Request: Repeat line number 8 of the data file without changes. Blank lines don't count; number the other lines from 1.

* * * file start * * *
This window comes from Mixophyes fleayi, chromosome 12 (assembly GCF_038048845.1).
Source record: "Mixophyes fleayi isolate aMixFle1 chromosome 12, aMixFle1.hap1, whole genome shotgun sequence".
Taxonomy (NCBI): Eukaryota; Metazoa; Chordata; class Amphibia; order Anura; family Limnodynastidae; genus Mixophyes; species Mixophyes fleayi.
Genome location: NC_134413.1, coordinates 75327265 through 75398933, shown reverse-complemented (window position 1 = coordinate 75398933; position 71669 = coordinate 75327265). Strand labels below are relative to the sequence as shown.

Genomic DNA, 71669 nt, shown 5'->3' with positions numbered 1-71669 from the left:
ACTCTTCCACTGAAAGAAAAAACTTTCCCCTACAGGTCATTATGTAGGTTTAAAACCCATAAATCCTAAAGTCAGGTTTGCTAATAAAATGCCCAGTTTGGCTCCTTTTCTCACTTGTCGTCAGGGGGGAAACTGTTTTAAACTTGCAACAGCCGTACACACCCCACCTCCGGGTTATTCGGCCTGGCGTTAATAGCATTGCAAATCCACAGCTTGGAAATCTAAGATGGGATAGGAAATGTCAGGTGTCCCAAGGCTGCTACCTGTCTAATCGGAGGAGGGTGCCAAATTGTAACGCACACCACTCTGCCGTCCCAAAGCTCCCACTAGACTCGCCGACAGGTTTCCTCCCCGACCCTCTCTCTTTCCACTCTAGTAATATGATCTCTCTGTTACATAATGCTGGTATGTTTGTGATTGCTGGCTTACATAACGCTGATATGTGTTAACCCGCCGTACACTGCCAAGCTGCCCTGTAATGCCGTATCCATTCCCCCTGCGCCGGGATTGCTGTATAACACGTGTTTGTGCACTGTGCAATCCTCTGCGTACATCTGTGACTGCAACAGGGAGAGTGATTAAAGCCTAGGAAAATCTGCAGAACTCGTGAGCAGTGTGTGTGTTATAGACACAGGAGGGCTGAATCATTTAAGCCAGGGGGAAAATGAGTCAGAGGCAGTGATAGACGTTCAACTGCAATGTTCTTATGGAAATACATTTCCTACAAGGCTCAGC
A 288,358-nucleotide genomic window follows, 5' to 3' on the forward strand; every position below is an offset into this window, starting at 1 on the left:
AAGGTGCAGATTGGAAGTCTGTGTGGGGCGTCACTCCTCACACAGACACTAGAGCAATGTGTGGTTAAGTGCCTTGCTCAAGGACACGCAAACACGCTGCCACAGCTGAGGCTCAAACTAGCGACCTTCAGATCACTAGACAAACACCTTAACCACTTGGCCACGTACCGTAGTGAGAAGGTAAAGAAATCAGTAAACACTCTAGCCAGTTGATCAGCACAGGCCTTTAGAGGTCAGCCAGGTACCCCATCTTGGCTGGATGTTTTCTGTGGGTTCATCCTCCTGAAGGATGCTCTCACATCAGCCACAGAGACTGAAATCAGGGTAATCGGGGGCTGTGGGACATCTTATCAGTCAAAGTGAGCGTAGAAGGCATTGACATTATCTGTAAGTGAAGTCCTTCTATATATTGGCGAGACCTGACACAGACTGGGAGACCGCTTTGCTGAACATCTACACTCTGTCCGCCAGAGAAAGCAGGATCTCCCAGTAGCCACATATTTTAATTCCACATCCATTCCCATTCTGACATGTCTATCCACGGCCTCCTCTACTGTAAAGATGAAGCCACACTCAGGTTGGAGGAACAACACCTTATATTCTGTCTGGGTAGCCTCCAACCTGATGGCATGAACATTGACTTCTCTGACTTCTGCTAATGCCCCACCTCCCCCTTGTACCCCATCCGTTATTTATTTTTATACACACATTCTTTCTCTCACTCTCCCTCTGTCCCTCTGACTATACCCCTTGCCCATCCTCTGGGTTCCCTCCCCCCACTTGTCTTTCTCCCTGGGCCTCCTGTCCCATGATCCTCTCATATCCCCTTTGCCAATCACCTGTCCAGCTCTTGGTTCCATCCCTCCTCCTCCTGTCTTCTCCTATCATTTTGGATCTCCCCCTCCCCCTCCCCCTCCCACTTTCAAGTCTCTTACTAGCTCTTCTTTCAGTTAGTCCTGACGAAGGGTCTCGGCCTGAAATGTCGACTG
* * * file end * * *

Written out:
AAGGTGCAGATTGGAAGTCTGTGTGGGGCGTCACTCCTCACACAGACACTAGAGCAATGTGTGGTTAAGTGCCTTGCTCAAGGACACGCAAACACGCTGCCACAGCTGAGGCTCAAACTAGCGACCTTCAGATCACTAGACAAACACCTTAACCACTTGGCCACGTACCGTAGTGAGAAGGTAAAGAAATCAGTAAACACTCTAGCCAGTTGATCAGCACAGGCCTTTAGAGGTCAGCCAGGTACCCCATCTTGGCTGGATGTTTTCTGTGGGTTCATCCTCCTGAAGGATGCTCTCACATCAGCCACAGAGACTGAAATCAGGGTAATCGGGGGCTGTGGGACATCTTATCAGTCAAAGTGAGCGTAGAAGGCATTGACATTATCTGTAAGTGAAGTCCTTCTATATATTGGCGAGACCTGACACAGACTGGGAGACCGCTTTGCTGAACATCTACACTCTGTCCGCCAGAGAAAGCAGGATCTCCCAGTAGCCACATATTTTAATTCCACATCCATTCCCATTCTGACATGTCTATCCACGGCCTCCTCTACTGTAAAGATGAAGCCACACTCAGGTTGGAGGAACAACACCTTATATTCTGTCTGGGTAGCCTCCAACCTGATGGCATGAACATTGACTTCTCTGACTTCTGCTAATGCCCCACCTCCCCCTTGTACCCCATCCGTTATTTATTTTTATACACACATTCTTTCTCTCACTCTCCCTCTGTCCCTCTGACTATACCCCTTGCCCATCCTCTGGGTTCCCTCCCCCCACTTGTCTTTCTCCCTGGGCCTCCTGTCCCATGATCCTCTCATATCCCCTTTGCCAATCACCTGTCCAGCTCTTGGTTCCATCCCTCCTCCTCCTGTCTTCTCCTATCATTTTGGATCTCCCCCTCCCCCTCCCCCTCCCACTTTCAAGTCTCTTACTAGCTCTTCTTTCAGTTAGTCCTGACGAAGGGTCTCGGCCTGAAATGTCGACTG